Do you ever worry about being exposed as a “fraud?” You’re not alone. It’s actually quite common for people to feel like imposters. In fact, approximately 70 percent of people admit to having experienced impostor syndrome[1] at some point in their lives — a Twitter poll found that 87 percent of people have experienced this.[2] Even successful and famous people like Tom Hanks, Howard Schultz, and Natalie Portman suffer from imposter syndrome.

But, what exactly is imposter syndrome. And, more importantly, how can you silence it?

Originally coined in 1978 by psychologists Pauline Rose Clance, Ph.D., ABPP, and Suzanne Imes, Ph.D., the term “impostor syndrome” describes symptoms that include being unable to internalize accomplishments and being afraid of being exposed as a fraud.

The individual may also be plagued by chronic self-doubt and believe that they’re unqualified for success despite evidence to the contrary. Inadequacies, fears of failure, and disbelief that success is a matter of luck or timing are also common.

If you don’t address this phenomenon, feeling like an impostor can prevent you from achieving ambitious goals. Moreover, those experiencing these feelings tend to over-prepare or procrastinate — which obviously hinders productivity and reaching goals. And, as if that weren’t bad enough, imposter syndrome prevents you from pursuing new challenges and opportunities.

Do you feel like you’re suffering from impostor syndrome? If so, don’t beat yourself up. After all, there are effective ways to overcome these feelings in a healthy and proactive way.

1. Don’t Hide It.

“Firstly, acknowledge it,” advises Claudine Robson,[3] the Intentional Coach. “You give strength to imposter syndrome by letting it continue to peck away at your confidence unchecked.” It can only be banished if you acknowledge it as soon as possible and break the silence.

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“Then you need to separate your feelings from facts,” Robson adds. “One thing imposter syndrome does very effectively is to mix up your perceptions of reality.”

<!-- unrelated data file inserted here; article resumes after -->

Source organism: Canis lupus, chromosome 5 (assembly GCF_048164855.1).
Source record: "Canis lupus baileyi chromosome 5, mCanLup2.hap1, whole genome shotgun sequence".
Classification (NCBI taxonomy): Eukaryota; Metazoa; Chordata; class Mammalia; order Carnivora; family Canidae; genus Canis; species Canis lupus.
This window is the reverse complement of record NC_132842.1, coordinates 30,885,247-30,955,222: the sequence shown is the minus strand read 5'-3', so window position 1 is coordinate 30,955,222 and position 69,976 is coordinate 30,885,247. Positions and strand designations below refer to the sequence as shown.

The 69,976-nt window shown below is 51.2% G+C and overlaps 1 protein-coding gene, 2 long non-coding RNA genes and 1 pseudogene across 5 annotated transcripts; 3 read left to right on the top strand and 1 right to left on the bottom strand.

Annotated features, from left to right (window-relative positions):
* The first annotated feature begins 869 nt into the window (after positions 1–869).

If you can, take a step back and look at the situation objectively. “Recognize when you should — and when you should not — feel fraudulent,” she says. Appreciate and acknowledge the task, intellect, and insight that have led to your success.

You might even be able to take action by recognizing that the reason you feel fraudulent is that you’re new to a task. “That gives you a path forward; learning is growth, don’t deny yourself that.”

2. Implement the STOP Technique

In her book Cognitive Enlightenment, Melinda Fouts, Ph.D., outlines a technique to overcome imposter syndrome using what she calls the STOP technique.

“STOP is an acronym for ‘silence the oppressive player,” Fouts explains in Forbes.[4] “You need to eradicate this tape that is playing 24/7, whether you are conscious of it or not. It plays loudest when we are tired, hungry, or feeling defeated.”

Steps to implementing the STOP technique and rewiring your brain are as follows:

To replace the tape of not good enough, you need a “launch sentence.” “I’m more than good enough” would is an example of a solid launch statement.

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Put your launch sentence in prominent locations, such as your car’s dashboard or computer. How come? The reason is that as the tape plays, you won’t be able to remember your launch statement.

Continue to say “stop” until you recall your launch sentence, says Fouts.

Put your launch sentence into your own words and pontificate.

While going about your daily tasks, like while driving or exercising, practice your launch sentence so you can recall it when you need it in the future.

“I am told this sounds simple and it does,” she adds. However, this technique is challenging when your negative tape is playing. You will not want to replace the tape every day while your brain is rewiring itself. “It is these moments you can’t give up.”

3. Distinguish Humility and Fear

When it comes to hard work and accomplishments, there’s humility, and then there’s fear. In other words, having a high level of competence can lead one to discount its value occasionally. However, as Carl Richards wrote in an article for the New York Times,[5] “After spending a lot of time fine-tuning our ability, isn’t it sort of the point for our skill to look and feel natural?”

The problem is that we feel unworthy from time to time. But, as Seth Godin explained in a blog post,[6] “When you feel unworthy, any kind response, positive feedback or reward feels like a trick, a scam, the luck of the draw.”